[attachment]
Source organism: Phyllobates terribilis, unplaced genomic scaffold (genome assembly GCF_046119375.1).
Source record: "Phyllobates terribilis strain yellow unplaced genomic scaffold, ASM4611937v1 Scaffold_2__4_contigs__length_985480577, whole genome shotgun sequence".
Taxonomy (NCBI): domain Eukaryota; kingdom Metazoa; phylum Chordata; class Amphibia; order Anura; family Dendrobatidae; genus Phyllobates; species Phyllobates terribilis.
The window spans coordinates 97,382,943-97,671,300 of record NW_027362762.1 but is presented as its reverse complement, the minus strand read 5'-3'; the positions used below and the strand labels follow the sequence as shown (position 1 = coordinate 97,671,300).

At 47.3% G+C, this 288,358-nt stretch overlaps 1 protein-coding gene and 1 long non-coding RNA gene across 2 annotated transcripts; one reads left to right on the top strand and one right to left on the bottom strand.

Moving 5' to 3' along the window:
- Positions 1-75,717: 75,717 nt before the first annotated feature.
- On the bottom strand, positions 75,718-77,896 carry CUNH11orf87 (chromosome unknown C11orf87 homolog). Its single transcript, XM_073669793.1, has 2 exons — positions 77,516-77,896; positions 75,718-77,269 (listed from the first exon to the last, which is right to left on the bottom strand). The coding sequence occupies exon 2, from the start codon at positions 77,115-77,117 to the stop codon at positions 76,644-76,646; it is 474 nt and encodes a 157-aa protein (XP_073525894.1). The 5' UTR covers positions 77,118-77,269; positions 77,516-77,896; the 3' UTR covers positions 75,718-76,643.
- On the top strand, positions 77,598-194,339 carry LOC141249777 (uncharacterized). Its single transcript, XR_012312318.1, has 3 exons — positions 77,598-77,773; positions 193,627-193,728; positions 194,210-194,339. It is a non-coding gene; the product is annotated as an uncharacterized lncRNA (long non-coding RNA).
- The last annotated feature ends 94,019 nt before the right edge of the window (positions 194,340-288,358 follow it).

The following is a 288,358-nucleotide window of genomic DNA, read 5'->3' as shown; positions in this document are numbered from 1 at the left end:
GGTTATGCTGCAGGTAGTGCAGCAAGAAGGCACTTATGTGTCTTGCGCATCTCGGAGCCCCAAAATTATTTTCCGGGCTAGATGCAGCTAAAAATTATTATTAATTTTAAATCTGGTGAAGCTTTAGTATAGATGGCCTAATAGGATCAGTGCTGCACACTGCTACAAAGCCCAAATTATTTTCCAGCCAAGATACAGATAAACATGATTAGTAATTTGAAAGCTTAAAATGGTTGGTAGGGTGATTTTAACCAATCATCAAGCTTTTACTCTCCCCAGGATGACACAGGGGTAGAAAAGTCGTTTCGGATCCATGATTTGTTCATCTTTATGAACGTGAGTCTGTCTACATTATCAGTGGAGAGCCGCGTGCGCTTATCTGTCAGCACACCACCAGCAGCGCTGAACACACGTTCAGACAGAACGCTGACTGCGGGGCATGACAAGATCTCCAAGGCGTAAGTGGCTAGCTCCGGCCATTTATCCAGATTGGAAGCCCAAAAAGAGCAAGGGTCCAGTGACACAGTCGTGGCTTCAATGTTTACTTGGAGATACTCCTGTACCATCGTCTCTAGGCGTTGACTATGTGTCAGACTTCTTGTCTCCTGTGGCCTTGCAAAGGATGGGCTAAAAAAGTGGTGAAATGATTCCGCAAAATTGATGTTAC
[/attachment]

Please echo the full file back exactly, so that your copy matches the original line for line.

Source organism: Phyllobates terribilis, unplaced genomic scaffold (genome assembly GCF_046119375.1).
Source record: "Phyllobates terribilis strain yellow unplaced genomic scaffold, ASM4611937v1 Scaffold_2__4_contigs__length_985480577, whole genome shotgun sequence".
Taxonomy (NCBI): domain Eukaryota; kingdom Metazoa; phylum Chordata; class Amphibia; order Anura; family Dendrobatidae; genus Phyllobates; species Phyllobates terribilis.
The window spans coordinates 97,382,943-97,671,300 of record NW_027362762.1 but is presented as its reverse complement, the minus strand read 5'-3'; the positions used below and the strand labels follow the sequence as shown (position 1 = coordinate 97,671,300).

At 47.3% G+C, this 288,358-nt stretch overlaps 1 protein-coding gene and 1 long non-coding RNA gene across 2 annotated transcripts; one reads left to right on the top strand and one right to left on the bottom strand.

Moving 5' to 3' along the window:
- Positions 1-75,717: 75,717 nt before the first annotated feature.
- On the bottom strand, positions 75,718-77,896 carry CUNH11orf87 (chromosome unknown C11orf87 homolog). Its single transcript, XM_073669793.1, has 2 exons — positions 77,516-77,896; positions 75,718-77,269 (listed from the first exon to the last, which is right to left on the bottom strand). The coding sequence occupies exon 2, from the start codon at positions 77,115-77,117 to the stop codon at positions 76,644-76,646; it is 474 nt and encodes a 157-aa protein (XP_073525894.1). The 5' UTR covers positions 77,118-77,269; positions 77,516-77,896; the 3' UTR covers positions 75,718-76,643.
- On the top strand, positions 77,598-194,339 carry LOC141249777 (uncharacterized). Its single transcript, XR_012312318.1, has 3 exons — positions 77,598-77,773; positions 193,627-193,728; positions 194,210-194,339. It is a non-coding gene; the product is annotated as an uncharacterized lncRNA (long non-coding RNA).
- The last annotated feature ends 94,019 nt before the right edge of the window (positions 194,340-288,358 follow it).

The following is a 288,358-nucleotide window of genomic DNA, read 5'->3' as shown; positions in this document are numbered from 1 at the left end:
GGTTATGCTGCAGGTAGTGCAGCAAGAAGGCACTTATGTGTCTTGCGCATCTCGGAGCCCCAAAATTATTTTCCGGGCTAGATGCAGCTAAAAATTATTATTAATTTTAAATCTGGTGAAGCTTTAGTATAGATGGCCTAATAGGATCAGTGCTGCACACTGCTACAAAGCCCAAATTATTTTCCAGCCAAGATACAGATAAACATGATTAGTAATTTGAAAGCTTAAAATGGTTGGTAGGGTGATTTTAACCAATCATCAAGCTTTTACTCTCCCCAGGATGACACAGGGGTAGAAAAGTCGTTTCGGATCCATGATTTGTTCATCTTTATGAACGTGAGTCTGTCTACATTATCAGTGGAGAGCCGCGTGCGCTTATCTGTCAGCACACCACCAGCAGCGCTGAACACACGTTCAGACAGAACGCTGACTGCGGGGCATGACAAGATCTCCAAGGCGTAAGTGGCTAGCTCCGGCCATTTATCCAGATTGGAAGCCCAAAAAGAGCAAGGGTCCAGTGACACAGTCGTGGCTTCAATGTTTACTTGGAGATACTCCTGTACCATCGTCTCTAGGCGTTGACTATGTGTCAGACTTCTTGTCTCCTGTGGCCTTGCAAAGGATGGGCTAAAAAAGTGGTGAAATGATTCCGCAAAATTGATGTTAC